The Spanish are very passionate about music and art, so theatre, film, jazz, light opera and flamenco festivals are often performed in historical buildings such as the Sohail Castle in Fuengirola.
The smaller resorts and local bars will also nearly always provide a programme of events ranging from guest singers and karaoke to quiz and themed nights.
Marbella and Puerto Banus are a 10 minute and 20 minute drive respectively, from Calahonda. Located west of Calahonda, the towns can be reached by the coastal N340 road. Marbella has 27 kilometres of coastline so watersports are widely available from the seafront. The Golden Mile, a long straight road connecting Marbella to Puerto Banus has some of the finest restaurants that the Costa del Sol has to offer, and the King of Saudi Arabia’s palace is also located here. Marbella is considered a cosmopolitan town with many famous celebrities choosing to holiday here, and is often compared with Monaco and St Tropez. Puerto Banus is considered just as glitzy with many rich and famous people mooring their large yachts and speedboats in the port. All the boats are a spectacular sight and definitely worth viewing! Also present in abundance around the port are expensive sports cars and boutique shops. Both Marbella and Puerto Banus come alive at night, with restaurants staying open until late, and bars and nightclubs open until the early hours of the following day!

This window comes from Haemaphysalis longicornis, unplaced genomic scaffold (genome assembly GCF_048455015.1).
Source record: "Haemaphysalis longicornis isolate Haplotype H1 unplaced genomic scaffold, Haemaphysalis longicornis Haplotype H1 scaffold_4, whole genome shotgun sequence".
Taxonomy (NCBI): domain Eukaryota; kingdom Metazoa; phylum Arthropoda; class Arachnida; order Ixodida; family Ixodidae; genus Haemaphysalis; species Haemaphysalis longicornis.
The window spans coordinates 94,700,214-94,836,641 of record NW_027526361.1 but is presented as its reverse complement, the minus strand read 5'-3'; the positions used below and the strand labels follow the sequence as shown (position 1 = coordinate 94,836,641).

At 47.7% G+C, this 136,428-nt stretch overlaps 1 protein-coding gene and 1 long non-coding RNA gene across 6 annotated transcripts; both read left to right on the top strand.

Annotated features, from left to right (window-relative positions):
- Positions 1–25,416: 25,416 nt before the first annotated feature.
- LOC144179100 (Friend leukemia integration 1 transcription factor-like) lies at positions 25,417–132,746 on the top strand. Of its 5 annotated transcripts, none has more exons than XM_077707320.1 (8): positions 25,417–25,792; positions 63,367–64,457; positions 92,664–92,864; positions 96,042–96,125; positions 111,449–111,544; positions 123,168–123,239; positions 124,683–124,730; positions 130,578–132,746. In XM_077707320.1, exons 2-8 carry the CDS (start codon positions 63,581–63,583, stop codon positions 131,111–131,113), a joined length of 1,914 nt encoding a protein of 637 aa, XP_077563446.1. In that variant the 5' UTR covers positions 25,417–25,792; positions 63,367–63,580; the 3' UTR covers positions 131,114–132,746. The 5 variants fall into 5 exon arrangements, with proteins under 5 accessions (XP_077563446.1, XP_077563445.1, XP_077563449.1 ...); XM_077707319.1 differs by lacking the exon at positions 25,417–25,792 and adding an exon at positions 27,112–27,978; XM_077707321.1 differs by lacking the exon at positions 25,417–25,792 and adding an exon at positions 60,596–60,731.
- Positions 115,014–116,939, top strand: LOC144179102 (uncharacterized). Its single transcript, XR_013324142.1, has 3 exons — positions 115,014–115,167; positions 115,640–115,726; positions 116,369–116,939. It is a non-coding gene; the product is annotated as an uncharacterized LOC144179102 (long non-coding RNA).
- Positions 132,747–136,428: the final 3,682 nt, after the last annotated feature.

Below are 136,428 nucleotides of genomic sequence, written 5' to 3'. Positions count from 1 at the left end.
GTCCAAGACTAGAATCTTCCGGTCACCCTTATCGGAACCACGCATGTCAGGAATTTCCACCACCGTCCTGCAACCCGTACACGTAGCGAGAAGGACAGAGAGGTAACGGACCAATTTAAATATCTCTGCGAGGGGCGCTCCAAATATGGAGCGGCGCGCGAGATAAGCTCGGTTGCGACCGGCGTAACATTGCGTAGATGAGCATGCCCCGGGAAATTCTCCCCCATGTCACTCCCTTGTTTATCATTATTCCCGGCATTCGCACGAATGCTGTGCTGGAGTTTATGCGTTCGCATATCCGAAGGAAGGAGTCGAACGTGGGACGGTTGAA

Fuengirola’s position on the Costa del Sol is very central to most main tourist towns – 20 minutes from Malaga airport, 20 minutes from Marbella, 25 minutes from Puerto Banus, 10 minutes from Benalmadena and one hour from Gibraltar. Fuengirola has a beautiful promenade along the beach and in the town centre itself, it has one of the best open air zoos in Europe. For those interested in local crafts, leather, jewellery and souvenirs, the local market held every Saturday is worth a visit. Fuengirola also has a port, where boat trips, fishing trips and scuba diving are widely available. Whether you are young, retired, or a family, the nightlife in Fuengirola has something to suit everyone. There are many different restaurants to sample food, including the world famous fish alley, and the bars and nightclubs stay open until very late.
La Cala de Mijas is only a five minute drive from Calahonda and is still a working fishing village. Located between Fuengirola and Calahonda, La Cala de Mijas is a popular destination for tourists to visit on the Costa del Sol, as this quaint village now has a good selection of bars, restaurants and shops. The beach in La Cala de Mijas is beautiful and during the summer months, there are regular festivals and concerts held on the beach at night. There are three 18 hole golf courses and a rapidly growing commercial centre. Once a small village, La Cala de Mijas is now expanding in size due to demand.